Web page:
Get this –  a new study found that bullying may be in your genetics!

Researchers at Simon Fraser University in British Columbia, Canada studied 133 students in grades 8-10 and compared the psychological health among four groups: bullies, victims, bully/victims and bystanders.

According to the study, bullies had the lowest levels of depression, highest level of self-esteem, and highest social status. Hmmm . . . we wonder if this is because of the behavior itself or their higher social rank due to being a bully.

Research suggests that bullying is just a form of evolutionary behavior, and that in order to survive, “pushy” and “aggressive” behavior was imperative.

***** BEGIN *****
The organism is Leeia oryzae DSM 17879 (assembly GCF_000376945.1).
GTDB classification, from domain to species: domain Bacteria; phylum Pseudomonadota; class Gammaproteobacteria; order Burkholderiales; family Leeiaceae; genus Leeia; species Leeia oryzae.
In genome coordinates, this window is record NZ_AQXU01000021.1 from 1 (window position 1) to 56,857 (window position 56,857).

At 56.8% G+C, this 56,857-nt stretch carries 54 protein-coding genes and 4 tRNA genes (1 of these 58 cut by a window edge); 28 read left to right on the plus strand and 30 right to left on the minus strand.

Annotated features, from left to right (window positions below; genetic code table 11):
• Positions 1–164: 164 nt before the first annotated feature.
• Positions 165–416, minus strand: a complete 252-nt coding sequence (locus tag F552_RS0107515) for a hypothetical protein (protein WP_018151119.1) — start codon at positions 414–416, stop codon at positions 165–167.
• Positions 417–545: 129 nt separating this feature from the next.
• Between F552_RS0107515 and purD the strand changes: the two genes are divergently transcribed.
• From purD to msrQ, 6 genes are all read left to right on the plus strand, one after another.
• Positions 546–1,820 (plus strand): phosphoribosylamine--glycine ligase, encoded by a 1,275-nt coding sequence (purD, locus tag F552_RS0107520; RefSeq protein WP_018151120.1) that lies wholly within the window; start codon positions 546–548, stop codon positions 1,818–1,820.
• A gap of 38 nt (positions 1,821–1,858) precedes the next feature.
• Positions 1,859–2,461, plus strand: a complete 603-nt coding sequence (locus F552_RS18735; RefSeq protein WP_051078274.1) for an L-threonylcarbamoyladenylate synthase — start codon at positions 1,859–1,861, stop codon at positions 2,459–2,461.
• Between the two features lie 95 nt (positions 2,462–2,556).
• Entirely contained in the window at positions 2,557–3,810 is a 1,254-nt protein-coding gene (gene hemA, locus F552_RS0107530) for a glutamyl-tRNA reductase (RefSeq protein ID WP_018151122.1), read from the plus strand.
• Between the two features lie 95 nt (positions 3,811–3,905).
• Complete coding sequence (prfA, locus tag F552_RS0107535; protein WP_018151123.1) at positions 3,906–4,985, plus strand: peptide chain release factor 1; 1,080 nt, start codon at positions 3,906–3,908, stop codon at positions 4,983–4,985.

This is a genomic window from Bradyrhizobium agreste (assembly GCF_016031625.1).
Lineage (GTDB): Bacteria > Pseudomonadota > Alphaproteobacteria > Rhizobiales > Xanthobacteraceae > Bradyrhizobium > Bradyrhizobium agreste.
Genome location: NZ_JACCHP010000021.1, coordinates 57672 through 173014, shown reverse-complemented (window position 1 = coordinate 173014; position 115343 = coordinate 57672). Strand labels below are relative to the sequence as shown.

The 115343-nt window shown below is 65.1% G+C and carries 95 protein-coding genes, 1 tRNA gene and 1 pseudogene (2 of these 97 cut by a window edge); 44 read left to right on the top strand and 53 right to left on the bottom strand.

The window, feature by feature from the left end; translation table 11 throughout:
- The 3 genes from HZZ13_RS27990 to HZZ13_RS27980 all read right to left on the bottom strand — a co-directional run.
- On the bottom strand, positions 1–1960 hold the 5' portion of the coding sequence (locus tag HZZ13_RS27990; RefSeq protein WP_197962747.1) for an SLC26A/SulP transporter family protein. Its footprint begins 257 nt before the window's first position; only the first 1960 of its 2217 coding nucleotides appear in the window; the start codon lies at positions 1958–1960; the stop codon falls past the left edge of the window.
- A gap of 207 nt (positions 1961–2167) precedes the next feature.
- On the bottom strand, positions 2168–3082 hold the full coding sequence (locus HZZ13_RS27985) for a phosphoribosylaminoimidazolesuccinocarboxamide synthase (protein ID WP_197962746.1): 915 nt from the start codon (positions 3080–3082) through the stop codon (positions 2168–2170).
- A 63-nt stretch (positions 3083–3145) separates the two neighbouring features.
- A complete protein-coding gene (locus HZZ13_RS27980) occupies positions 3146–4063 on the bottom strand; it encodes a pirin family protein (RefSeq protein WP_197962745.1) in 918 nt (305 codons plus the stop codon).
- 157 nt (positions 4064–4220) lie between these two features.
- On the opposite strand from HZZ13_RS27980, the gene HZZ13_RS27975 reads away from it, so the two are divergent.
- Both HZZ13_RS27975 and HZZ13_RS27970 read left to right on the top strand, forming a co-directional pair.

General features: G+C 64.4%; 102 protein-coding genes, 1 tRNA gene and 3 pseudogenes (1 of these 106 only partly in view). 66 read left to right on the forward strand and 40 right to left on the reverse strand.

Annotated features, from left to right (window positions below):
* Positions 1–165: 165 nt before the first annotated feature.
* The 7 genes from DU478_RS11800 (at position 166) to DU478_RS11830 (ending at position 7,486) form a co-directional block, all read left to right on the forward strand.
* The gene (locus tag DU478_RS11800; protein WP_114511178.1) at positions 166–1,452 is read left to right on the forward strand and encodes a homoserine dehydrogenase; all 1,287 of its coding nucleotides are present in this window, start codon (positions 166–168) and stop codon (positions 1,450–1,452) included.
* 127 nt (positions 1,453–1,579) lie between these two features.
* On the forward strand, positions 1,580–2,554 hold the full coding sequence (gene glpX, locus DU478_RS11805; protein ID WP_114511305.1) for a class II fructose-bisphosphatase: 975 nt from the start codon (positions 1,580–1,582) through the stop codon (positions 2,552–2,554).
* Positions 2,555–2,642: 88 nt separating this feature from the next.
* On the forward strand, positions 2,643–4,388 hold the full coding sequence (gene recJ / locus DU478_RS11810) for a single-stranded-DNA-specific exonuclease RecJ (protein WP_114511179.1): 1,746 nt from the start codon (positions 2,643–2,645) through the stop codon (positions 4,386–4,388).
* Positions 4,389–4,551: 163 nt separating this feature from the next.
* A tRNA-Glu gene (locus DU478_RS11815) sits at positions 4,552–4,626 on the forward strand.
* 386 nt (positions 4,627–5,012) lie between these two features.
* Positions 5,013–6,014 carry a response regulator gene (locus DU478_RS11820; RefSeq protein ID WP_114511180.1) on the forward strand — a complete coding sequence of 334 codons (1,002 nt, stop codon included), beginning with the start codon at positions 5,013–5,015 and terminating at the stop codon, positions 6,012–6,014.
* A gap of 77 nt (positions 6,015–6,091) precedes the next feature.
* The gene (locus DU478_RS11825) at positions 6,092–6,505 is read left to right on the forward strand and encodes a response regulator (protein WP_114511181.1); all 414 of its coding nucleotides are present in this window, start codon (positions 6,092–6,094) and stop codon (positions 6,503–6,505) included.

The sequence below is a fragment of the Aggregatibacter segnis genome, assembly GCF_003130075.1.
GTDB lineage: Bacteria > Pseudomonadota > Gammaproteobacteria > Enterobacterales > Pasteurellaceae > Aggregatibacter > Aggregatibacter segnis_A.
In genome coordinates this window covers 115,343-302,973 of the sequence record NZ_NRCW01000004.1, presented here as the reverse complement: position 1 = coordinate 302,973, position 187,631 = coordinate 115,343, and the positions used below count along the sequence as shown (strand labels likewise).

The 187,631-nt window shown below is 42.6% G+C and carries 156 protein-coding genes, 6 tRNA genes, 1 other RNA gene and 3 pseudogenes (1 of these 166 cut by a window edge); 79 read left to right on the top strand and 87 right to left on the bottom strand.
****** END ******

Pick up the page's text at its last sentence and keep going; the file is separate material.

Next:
"Our ancestors used aggression to do things like defend territory and attract mates to produce the best offspring, so it may be that bullying is a contemporary way that people are expressing this drive,'' says the study’s lead researcher, criminologist Jennifer Wong.

A behavior once used as a survival tactic, is now used on the playground.

"For kids in high school establishing rank, bullying gives them advantages, which is why they keep doing it," Wong says.

The study is an attempt to understand bullying and to help create effective programs to help children who exhibit these behaviors with their peers.

Experts say that while anti-bullying programs help with levels of victimization, they don’t necessarily reduce the levels of bullying.

The researchers suggest that bullies should channel their aggression in other activities, like sports and even creative endeavors.

What do you think of this new study?

Additional reporting by Victoria Meneses